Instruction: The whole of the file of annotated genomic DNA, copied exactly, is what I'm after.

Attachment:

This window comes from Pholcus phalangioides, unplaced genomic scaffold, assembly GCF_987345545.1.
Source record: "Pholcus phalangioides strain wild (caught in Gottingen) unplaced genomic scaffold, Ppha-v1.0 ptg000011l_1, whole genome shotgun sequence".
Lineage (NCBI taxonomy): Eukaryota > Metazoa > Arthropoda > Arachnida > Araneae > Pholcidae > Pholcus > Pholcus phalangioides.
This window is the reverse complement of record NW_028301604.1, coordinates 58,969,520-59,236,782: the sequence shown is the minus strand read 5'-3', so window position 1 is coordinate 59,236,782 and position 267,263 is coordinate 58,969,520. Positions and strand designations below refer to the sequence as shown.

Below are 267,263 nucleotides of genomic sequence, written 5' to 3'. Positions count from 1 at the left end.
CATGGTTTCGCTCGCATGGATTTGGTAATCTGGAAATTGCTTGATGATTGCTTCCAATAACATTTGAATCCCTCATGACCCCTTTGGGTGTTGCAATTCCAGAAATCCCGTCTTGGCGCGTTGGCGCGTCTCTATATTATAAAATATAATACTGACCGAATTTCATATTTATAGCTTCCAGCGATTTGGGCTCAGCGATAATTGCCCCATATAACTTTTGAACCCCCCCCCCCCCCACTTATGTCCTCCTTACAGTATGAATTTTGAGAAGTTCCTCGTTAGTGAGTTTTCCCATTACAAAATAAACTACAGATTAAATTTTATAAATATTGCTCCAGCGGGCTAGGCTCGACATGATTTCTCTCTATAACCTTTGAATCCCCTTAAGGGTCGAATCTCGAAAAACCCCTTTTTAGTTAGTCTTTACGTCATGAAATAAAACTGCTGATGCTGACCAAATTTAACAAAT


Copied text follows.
This window comes from Pholcus phalangioides, unplaced genomic scaffold, assembly GCF_987345545.1.
Source record: "Pholcus phalangioides strain wild (caught in Gottingen) unplaced genomic scaffold, Ppha-v1.0 ptg000011l_1, whole genome shotgun sequence".
Lineage (NCBI taxonomy): Eukaryota > Metazoa > Arthropoda > Arachnida > Araneae > Pholcidae > Pholcus > Pholcus phalangioides.
This window is the reverse complement of record NW_028301604.1, coordinates 58,969,520-59,236,782: the sequence shown is the minus strand read 5'-3', so window position 1 is coordinate 59,236,782 and position 267,263 is coordinate 58,969,520. Positions and strand designations below refer to the sequence as shown.

Below are 267,263 nucleotides of genomic sequence, written 5' to 3'. Positions count from 1 at the left end.
CATGGTTTCGCTCGCATGGATTTGGTAATCTGGAAATTGCTTGATGATTGCTTCCAATAACATTTGAATCCCTCATGACCCCTTTGGGTGTTGCAATTCCAGAAATCCCGTCTTGGCGCGTTGGCGCGTCTCTATATTATAAAATATAATACTGACCGAATTTCATATTTATAGCTTCCAGCGATTTGGGCTCAGCGATAATTGCCCCATATAACTTTTGAACCCCCCCCCCCCCCACTTATGTCCTCCTTACAGTATGAATTTTGAGAAGTTCCTCGTTAGTGAGTTTTCCCATTACAAAATAAACTACAGATTAAATTTTATAAATATTGCTCCAGCGGGCTAGGCTCGACATGATTTCTCTCTATAACCTTTGAATCCCCTTAAGGGTCGAATCTCGAAAAACCCCTTTTTAGTTAGTCTTTACGTCATGAAATAAAACTGCTGATGCTGACCAAATTTAACAAAT